U2’s Bono Leaks More Details About Secret Apple Music Project

Photo by Justin Sullivan/Getty Images
Photo by Justin Sullivan/Getty Images

Apple may want to reconsider who it shares its secret plans with. Outspoken U2 front man Bono provided a few more details about the band’s collaboration with Apple on a secret music project during a conversation at the Web Summit in Dublin, Ireland, this week. “They let us into the labs,” said Bono, according to VentureBeat. While Bono didn’t reveal any details about what he saw in Apple’s labs, it should be noted that the company is notoriously strict about who can enter its fabled development labs.

As explained by Bono at the Web Summit, after U2 made its deal with Apple to distribute its new album Songs of Innocence for free to Apple users’ iTunes accounts, CEO Tim Cook asked, “Is there more?” According to VentureBeat, Bono replied, “Oh, yes,” and proceeded to lay out his vision to create “new music formats and new experiences that would create more engagement with fans and customers, while also inspiring them to pay for music and support artists.”

“We wanted to work with the creative people at Apple,” Bono told the Web Summit audience, according to VentureBeat. “Jony Ive is a guy I’d like to be in a band with. He’d be like a bigger Edge.” It’s possible that Bono’s long-running friendship with renowned Apple product designer Jony Ive may have helped win him access to the labs. Last year, Ive and industrial designer Marc Newson collaborated on an auction that benefitted (RED), a non-profit founded by Bono and Bobby Shriver that funds the global fight against AIDS.

(Photo by Tim Mosenfelder/Getty Images)
(Photo by Tim Mosenfelder/Getty Images)

To give an idea about what this new music format could include, Bono recounted a story about hanging out with legendary Apple Co-founder Steve Jobs 10 years ago. After noting that iTunes looked “like a spreadsheet,” Bono asked Jobs why iTunes didn’t incorporate interactive elements or other supplemental materials to further engage music fans, reported VentureBeat. After recalling that Jobs told him that the “technology didn’t quite exist yet,” Bono noted that “it does now.”

Bono had previously revealed that the band was working with Apple to create a new music format in an interview with TIME in September. “[It will be] an audiovisual interactive format for music that can’t be pirated and will bring back album artwork in the most powerful way, where you can play with the lyrics and get behind the songs when you’re sitting on the subway with your iPad or on these big flat screens,” said Bono according to TIME via Billboard. “You can see photography like you’ve never seen it before.”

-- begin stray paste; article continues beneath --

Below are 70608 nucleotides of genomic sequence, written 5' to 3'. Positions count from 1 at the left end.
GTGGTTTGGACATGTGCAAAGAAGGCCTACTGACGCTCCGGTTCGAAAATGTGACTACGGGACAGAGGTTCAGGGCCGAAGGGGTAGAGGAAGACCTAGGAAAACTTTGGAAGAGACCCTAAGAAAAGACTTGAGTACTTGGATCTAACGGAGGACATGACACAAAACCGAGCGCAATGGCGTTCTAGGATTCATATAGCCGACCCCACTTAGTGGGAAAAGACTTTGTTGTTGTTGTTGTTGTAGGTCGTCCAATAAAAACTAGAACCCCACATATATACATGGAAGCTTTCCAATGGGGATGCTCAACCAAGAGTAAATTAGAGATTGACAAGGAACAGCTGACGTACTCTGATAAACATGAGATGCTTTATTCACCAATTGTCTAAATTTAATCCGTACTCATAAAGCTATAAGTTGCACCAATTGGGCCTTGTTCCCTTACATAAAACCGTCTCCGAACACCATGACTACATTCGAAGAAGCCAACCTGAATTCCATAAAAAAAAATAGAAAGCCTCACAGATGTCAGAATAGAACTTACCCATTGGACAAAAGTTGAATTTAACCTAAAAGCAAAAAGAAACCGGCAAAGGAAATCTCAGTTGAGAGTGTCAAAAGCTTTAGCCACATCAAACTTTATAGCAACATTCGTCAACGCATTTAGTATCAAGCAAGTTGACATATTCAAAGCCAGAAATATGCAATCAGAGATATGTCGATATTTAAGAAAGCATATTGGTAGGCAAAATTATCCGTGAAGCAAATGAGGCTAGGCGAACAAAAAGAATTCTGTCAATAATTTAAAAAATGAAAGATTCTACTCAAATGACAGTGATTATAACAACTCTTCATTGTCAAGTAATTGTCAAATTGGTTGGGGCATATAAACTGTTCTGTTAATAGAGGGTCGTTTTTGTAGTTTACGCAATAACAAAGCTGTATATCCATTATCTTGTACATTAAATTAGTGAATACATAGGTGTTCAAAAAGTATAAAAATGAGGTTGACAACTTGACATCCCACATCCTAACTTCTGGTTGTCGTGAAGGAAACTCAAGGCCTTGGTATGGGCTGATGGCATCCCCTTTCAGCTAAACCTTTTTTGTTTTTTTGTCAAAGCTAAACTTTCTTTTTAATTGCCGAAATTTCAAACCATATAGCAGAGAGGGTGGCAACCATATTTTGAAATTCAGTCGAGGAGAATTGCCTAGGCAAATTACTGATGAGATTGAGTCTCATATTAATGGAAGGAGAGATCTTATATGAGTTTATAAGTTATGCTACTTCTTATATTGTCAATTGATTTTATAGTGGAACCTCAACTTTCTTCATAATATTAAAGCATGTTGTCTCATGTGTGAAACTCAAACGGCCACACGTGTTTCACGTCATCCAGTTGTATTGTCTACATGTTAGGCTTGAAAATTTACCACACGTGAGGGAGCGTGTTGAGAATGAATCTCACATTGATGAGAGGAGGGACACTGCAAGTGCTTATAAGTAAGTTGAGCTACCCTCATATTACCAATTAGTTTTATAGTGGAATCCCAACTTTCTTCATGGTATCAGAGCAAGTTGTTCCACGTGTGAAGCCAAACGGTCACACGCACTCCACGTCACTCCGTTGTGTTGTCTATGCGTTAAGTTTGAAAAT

Bono’s scheme for a new music format that will reengage fans comes amid a backdrop of falling digital download sales as more consumers shift to online streaming music services. According to unnamed sources cited by the Wall Street Journal, worldwide music sales through the iTunes Store have slipped 13-14% since the beginning of 2014. Meanwhile, according to the Nielsen Entertainment & Billboard’s 2014 Mid-Year Music Industry Report, the on-demand audio streaming market grew by more than 50% during the first six months of 2014. Apple has already taken steps to shift its music strategy by acquiring the Beats Music streaming service earlier this year. While it seems unlikely that even a new music format could reverse the overall trend toward music streaming, Apple may be hoping that the format it is developing with U2 will help slow the decline of its digital download sales.

Bono is not the only musician who is helping Apple rework its music business. In a recent interview with Billboard, Trent Reznor of Nine Inch Nails fame revealed that he is working on a project for Apple that’s related to music delivery. “This is very creative work that’s not directly making music, but it’s around music,” Reznor told Billboard.

Besides dropping a few more hints about his new music format project with Apple, Bono also appeared to step back from a previous statement he made about U2’s controversial Songs of Innocence album launch on iTunes. U2 raised the ire of some Apple users when the band’s last album was pushed to more than 500 million iTunes users’ music libraries without their permission. As reported by the BBC, Bono later apologized for the snafu. However, at the recent Web Summit, Bono joked that the album launch was a good idea after all.

“We got a lot people who weren’t interested in U2 to be mad at U2,” said Bono, according to VentureBeat. “I would call that an improvement in the relationship.”

Follow Nathanael on Twitter @ArnoldEtan_WSCS

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